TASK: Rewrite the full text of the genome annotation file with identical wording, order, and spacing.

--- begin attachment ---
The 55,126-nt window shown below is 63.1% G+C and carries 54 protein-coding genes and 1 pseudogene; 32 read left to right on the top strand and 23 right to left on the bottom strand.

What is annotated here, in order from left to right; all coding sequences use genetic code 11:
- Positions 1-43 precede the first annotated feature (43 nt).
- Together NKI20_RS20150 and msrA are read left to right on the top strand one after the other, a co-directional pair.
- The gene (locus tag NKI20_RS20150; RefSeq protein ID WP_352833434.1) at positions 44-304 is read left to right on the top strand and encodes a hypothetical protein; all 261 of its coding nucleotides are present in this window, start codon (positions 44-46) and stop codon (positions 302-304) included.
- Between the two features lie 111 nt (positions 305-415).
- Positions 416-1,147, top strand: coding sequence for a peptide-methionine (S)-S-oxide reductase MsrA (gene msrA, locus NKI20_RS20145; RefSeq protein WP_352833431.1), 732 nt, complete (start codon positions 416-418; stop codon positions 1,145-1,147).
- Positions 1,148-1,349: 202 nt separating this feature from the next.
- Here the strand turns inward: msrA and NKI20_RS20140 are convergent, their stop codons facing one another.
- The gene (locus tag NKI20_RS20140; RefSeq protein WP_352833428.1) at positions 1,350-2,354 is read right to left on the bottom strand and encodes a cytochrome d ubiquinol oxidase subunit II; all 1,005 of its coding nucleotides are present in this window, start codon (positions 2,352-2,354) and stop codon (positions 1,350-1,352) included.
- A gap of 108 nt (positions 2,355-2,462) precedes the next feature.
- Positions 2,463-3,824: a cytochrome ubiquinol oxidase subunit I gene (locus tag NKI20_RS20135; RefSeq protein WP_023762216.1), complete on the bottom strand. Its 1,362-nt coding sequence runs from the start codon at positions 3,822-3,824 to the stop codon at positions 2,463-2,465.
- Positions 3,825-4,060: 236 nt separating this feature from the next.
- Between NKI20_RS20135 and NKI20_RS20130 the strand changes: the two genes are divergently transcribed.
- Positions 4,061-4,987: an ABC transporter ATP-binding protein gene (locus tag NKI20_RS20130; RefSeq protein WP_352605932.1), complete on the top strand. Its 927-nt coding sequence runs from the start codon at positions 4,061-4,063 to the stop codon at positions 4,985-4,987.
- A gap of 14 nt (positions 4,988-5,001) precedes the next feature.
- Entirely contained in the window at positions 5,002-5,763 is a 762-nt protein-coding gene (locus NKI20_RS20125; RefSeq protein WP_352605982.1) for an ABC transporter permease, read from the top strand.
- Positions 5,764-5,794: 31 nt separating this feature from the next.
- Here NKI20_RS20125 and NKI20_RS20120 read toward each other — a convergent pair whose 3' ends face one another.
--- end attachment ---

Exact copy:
The 55,126-nt window shown below is 63.1% G+C and carries 54 protein-coding genes and 1 pseudogene; 32 read left to right on the top strand and 23 right to left on the bottom strand.

What is annotated here, in order from left to right; all coding sequences use genetic code 11:
- Positions 1-43 precede the first annotated feature (43 nt).
- Together NKI20_RS20150 and msrA are read left to right on the top strand one after the other, a co-directional pair.
- The gene (locus tag NKI20_RS20150; RefSeq protein ID WP_352833434.1) at positions 44-304 is read left to right on the top strand and encodes a hypothetical protein; all 261 of its coding nucleotides are present in this window, start codon (positions 44-46) and stop codon (positions 302-304) included.
- Between the two features lie 111 nt (positions 305-415).
- Positions 416-1,147, top strand: coding sequence for a peptide-methionine (S)-S-oxide reductase MsrA (gene msrA, locus NKI20_RS20145; RefSeq protein WP_352833431.1), 732 nt, complete (start codon positions 416-418; stop codon positions 1,145-1,147).
- Positions 1,148-1,349: 202 nt separating this feature from the next.
- Here the strand turns inward: msrA and NKI20_RS20140 are convergent, their stop codons facing one another.
- The gene (locus tag NKI20_RS20140; RefSeq protein WP_352833428.1) at positions 1,350-2,354 is read right to left on the bottom strand and encodes a cytochrome d ubiquinol oxidase subunit II; all 1,005 of its coding nucleotides are present in this window, start codon (positions 2,352-2,354) and stop codon (positions 1,350-1,352) included.
- A gap of 108 nt (positions 2,355-2,462) precedes the next feature.
- Positions 2,463-3,824: a cytochrome ubiquinol oxidase subunit I gene (locus tag NKI20_RS20135; RefSeq protein WP_023762216.1), complete on the bottom strand. Its 1,362-nt coding sequence runs from the start codon at positions 3,822-3,824 to the stop codon at positions 2,463-2,465.
- Positions 3,825-4,060: 236 nt separating this feature from the next.
- Between NKI20_RS20135 and NKI20_RS20130 the strand changes: the two genes are divergently transcribed.
- Positions 4,061-4,987: an ABC transporter ATP-binding protein gene (locus tag NKI20_RS20130; RefSeq protein WP_352605932.1), complete on the top strand. Its 927-nt coding sequence runs from the start codon at positions 4,061-4,063 to the stop codon at positions 4,985-4,987.
- A gap of 14 nt (positions 4,988-5,001) precedes the next feature.
- Entirely contained in the window at positions 5,002-5,763 is a 762-nt protein-coding gene (locus NKI20_RS20125; RefSeq protein WP_352605982.1) for an ABC transporter permease, read from the top strand.
- Positions 5,764-5,794: 31 nt separating this feature from the next.
- Here NKI20_RS20125 and NKI20_RS20120 read toward each other — a convergent pair whose 3' ends face one another.